Top Republicans heaped scorn Sunday on a plan by Democrats to spend $25 billion rescuing American automakers, raising doubts about whether the auto bailout can pass the lame-duck Congress that begins today.
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This is the time of year when retail jobs are supposed to be as plentiful as holiday cheer, when stores gear up for the Christmas rush by filling their sales floors with college students, moonlighters and anyone else looking to shore up their income.
Congressional Democrats are pushing legislation to send $25 billion in emergency loans to the beleaguered auto industry in exchange for a government ownership stake in the Big Three car companies. House Speaker Nancy Pelosi, D-Calif., and Senate Majority Leader Harry Reid, D-Nev., hope for quick passage of the auto bailout during a postelection session that begins Monday.
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As General Motors burns through cash, edging its way toward possible financial collapse, a growing number of analysts have said bankruptcy might be inevitable. GM insists such a move is out of the question, and as the debate roils, people on both sides point to two past scenarios for lessons.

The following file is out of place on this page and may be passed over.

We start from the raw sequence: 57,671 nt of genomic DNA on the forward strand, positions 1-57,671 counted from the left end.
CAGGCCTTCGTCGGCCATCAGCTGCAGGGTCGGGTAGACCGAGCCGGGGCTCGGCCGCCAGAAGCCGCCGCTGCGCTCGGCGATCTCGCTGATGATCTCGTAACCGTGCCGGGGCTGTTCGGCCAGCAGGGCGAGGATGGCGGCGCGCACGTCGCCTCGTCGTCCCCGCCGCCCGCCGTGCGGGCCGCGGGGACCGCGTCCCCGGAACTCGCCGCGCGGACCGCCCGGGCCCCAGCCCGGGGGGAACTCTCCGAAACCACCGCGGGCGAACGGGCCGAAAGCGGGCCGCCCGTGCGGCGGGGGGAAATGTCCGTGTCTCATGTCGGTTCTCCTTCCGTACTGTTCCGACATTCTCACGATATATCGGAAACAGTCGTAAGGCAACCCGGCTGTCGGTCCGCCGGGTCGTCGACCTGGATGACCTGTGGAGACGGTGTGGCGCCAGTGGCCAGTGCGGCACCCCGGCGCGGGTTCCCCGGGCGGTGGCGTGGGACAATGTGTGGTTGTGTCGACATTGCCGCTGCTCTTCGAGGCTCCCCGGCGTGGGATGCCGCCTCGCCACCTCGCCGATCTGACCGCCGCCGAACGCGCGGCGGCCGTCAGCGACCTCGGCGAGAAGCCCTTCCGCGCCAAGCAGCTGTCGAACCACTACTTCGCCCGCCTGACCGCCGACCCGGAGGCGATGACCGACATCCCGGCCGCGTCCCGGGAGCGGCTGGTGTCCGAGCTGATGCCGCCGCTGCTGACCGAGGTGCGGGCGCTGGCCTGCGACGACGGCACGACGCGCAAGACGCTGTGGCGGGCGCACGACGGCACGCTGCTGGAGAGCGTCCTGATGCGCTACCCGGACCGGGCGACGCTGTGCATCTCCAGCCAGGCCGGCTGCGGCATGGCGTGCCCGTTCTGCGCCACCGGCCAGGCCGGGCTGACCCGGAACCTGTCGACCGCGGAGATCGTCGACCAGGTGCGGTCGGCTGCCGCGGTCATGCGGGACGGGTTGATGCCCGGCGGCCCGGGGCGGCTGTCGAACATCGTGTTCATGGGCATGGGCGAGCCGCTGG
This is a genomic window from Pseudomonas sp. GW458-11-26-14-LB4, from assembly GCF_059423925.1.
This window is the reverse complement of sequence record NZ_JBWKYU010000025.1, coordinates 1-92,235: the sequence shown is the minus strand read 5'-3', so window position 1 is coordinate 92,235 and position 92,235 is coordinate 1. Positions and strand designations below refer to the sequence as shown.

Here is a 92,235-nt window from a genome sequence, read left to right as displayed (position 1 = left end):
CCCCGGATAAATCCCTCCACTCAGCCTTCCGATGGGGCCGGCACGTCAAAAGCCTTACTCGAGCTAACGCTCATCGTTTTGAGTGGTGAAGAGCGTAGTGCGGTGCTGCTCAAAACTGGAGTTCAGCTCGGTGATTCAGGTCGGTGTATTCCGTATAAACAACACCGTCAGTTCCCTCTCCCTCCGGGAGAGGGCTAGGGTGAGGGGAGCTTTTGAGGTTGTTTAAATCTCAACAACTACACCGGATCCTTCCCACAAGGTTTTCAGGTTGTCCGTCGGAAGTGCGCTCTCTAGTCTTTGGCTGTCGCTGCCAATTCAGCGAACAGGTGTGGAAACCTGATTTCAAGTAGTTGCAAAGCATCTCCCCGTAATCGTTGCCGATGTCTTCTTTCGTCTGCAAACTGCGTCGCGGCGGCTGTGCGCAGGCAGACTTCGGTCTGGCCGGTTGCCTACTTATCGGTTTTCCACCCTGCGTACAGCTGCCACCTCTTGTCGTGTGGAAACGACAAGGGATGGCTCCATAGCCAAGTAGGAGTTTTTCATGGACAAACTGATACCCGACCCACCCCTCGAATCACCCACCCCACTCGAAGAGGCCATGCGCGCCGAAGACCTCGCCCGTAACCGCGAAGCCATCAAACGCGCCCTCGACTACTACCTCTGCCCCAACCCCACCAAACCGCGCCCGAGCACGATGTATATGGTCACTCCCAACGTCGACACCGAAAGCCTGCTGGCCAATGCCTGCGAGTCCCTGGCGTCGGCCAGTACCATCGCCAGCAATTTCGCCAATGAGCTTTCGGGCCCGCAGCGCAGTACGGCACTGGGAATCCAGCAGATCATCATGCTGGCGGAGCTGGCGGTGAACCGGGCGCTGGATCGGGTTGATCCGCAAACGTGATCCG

The government will buy an ownership stake in a broad array of American banks for the first time since the Great Depression, Treasury Secretary Henry Paulson said late Friday, announcing the historic step after stock markets jolted still lower around the world despite all efforts to slow the selling stampede.
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Focus on the Family says it will lay off or reassign 46 employees next year when it changes the way it ships books, CDs and DVDs. The conservative Christian ministry said Tuesday that Christian Book Distributors of Peabody, Mass., will take over those operations, cutting distribution costs by more than half.
The housing market may have gone bust, but many homeowners are still living in a bubble. Despite dismal housing headlines and reports showing falling prices nationwide, owners in some once-hot areas still believe their home is gaining value or at least holding its own. And by hanging onto too-high expectations, sellers are unwittingly keeping the market from finding a bottom.
Yahoo Inc.'s stock took a beating Monday after Microsoft Corp. withdrew its $47.5 billion takeover bid, but the punishment wasn't as severe as many analysts anticipated because investors suspect the rivals eventually will renew their mating dance.